Hidden Java 7 Features – System and Process CPU Load Monitoring

A couple of weeks ago I wrote a summary of 7 new cool features in Java 7. Others have written great blog posts about them, so I was thinking it might be useful for me to focus on lesser known or “Hidden Java 7 Features”. In the next few weeks, I’ll try to explore and write a series of blog posts about them.

System and Process CPU Load Monitoring

Java 7 provides a new MBean that finally allows Java developers to access overall System and current process CPU load monitoring. This feature is not really that hidden as it’s listed in the what’s new page for JDK 7, but I haven’t really noticed a lot of talk about it and I certainly overlooked it initially.

The interface com.sun.management.OperatingSystemMXBean, has two new methods that easily get this information; getSystemCpuLoad() and getProcessCpuLoad(). Both methods return the load as a double value in the [0.0,1.0] interval, with 0.0 representing no load to 1.0 representing 100% CPU load for the whole system or the current JVM process respectively.

It’s pretty easy to get access to this MBean;

import com.sun.management.OperatingSystemMXBean;
...
OperatingSystemMXBean osBean = ManagementFactory.getPlatformMXBean(
                OperatingSystemMXBean.class);
// What % CPU load this current JVM is taking, from 0.0-1.0
System.out.println(osBean.getProcessCpuLoad());

// What % load the overall system is at, from 0.0-1.0
System.out.println(osBean.getSystemCpuLoad());

Wasn’t this already available?
Java 6 introduced a new method in java.lang.management.OperatingSystemMXBean called getSystemLoadAverage(), which could get the CPU average for the overall system (there wasn’t a mechanism for the JVM/current process load). However this doesn’t seem to work on Windows and would just return a -1 (tried this with Java 7 in Windows 7 and that is still the case).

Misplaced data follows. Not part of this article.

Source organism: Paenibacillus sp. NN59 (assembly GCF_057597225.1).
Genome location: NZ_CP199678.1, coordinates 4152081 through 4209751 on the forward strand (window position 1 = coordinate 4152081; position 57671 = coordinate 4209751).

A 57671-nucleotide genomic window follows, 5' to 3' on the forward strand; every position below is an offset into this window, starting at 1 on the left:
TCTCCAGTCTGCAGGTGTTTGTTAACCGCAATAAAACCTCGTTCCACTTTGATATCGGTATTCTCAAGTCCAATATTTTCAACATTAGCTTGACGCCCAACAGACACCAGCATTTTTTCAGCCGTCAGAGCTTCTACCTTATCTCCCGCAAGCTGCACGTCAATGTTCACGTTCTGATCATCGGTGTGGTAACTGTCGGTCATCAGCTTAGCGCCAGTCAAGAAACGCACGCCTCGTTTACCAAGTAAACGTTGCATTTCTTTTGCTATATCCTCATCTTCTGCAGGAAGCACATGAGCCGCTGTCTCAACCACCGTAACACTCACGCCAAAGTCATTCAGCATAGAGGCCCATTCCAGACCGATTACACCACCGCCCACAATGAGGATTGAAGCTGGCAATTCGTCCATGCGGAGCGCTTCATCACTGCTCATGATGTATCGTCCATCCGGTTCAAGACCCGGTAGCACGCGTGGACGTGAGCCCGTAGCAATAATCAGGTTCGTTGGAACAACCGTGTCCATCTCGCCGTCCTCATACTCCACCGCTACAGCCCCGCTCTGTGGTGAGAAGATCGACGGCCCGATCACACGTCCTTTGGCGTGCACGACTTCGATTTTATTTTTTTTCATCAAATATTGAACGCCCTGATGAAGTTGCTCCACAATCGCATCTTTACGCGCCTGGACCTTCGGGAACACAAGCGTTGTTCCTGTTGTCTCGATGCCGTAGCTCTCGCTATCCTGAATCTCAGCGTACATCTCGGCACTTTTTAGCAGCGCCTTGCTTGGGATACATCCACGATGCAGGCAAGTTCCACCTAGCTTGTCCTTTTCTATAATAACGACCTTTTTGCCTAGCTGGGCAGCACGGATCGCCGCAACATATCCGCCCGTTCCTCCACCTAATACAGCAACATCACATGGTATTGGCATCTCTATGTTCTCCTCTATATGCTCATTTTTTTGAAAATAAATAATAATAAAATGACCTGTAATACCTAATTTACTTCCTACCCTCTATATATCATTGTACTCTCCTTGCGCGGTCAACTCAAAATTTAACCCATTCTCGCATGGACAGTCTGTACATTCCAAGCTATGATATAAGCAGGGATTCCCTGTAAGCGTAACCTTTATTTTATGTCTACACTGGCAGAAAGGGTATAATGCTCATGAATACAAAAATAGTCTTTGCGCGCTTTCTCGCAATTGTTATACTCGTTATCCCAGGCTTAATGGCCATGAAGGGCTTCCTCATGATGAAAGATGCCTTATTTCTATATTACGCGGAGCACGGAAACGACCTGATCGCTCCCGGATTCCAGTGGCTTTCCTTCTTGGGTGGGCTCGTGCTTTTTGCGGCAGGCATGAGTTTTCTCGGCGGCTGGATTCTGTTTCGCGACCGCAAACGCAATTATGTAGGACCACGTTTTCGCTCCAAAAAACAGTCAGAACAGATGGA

Other ways of doing this prior to Java 7 would include Java APIs implemented via native libraries like SIGAR, which are good alternatives but obviously not part of the standard Java distribution, or may not support most platforms.

Now the bad news
If you notice in my code I use com.sun.management.OperatingSystemMXBean, not java.lang.management.OperatingSystemMXBean which means the methods getSystemCpuLoad() and getProcessCpuLoad() are not part of the official, supported public interface of the Java Platform. Oracle actually discourages the use of these packages, since they could be removed in future releases or may not be available in all JVM implementations.

I’m not 100% sure why these methods were only added to the com.sun version of OperatingSystemMXBean. Initially I thought it was because Oracle didn’t want to add a method to a public interface (which would break any code implementing that interface), however Java 6 added getSystemLoadAverage(). If anybody has any insight on this, please let me know.

There are ways to use these new methods without having a hard dependency to these com.sun classes (for example via reflection, or using JMX conventions), I may cover these in a future blog post or update to this one.

Demo, JCPUMon
Finally, I wanted to do a simple UI that would use this feature to have a little widget to monitor system CPU and current process load graphically. I call it “JCPMon”, it can be launched as a standalone Java application, run inside an application you want to monitor or just used as a Swing component in a Java UI.

The green part of the graph represents the overall system CPU load, while the yellow part represents the current process load, in this case CPU load imposed by the GUI (I did a lot of resizing to get a few yellow bars for this image :-) ). If you want to monitor a Java application you already have, you can easily do so by calling;

// This method won't block, so you can call it at the start of your program
com.sellmic.apps.monitoring.jcpumon.Main(null);

// And then continue doing anything else ...

Of course an improvement would be to have the ability to connect to an external process via JMX (remote or local).

You can launch this app via webstart, .You’ll need Java 7 to be installed.

This simple GUI uses this new Java 7 capability and also has some extras to configure the look of the UI (squares or circles, size, how often to update, always on top, full screen). If anybody is interested in the code for this let me know and I can setup a page to host it.

UPDATE: JNLP URL was wrong, if you tried webstart before and it failed please try again. Sorry about that!

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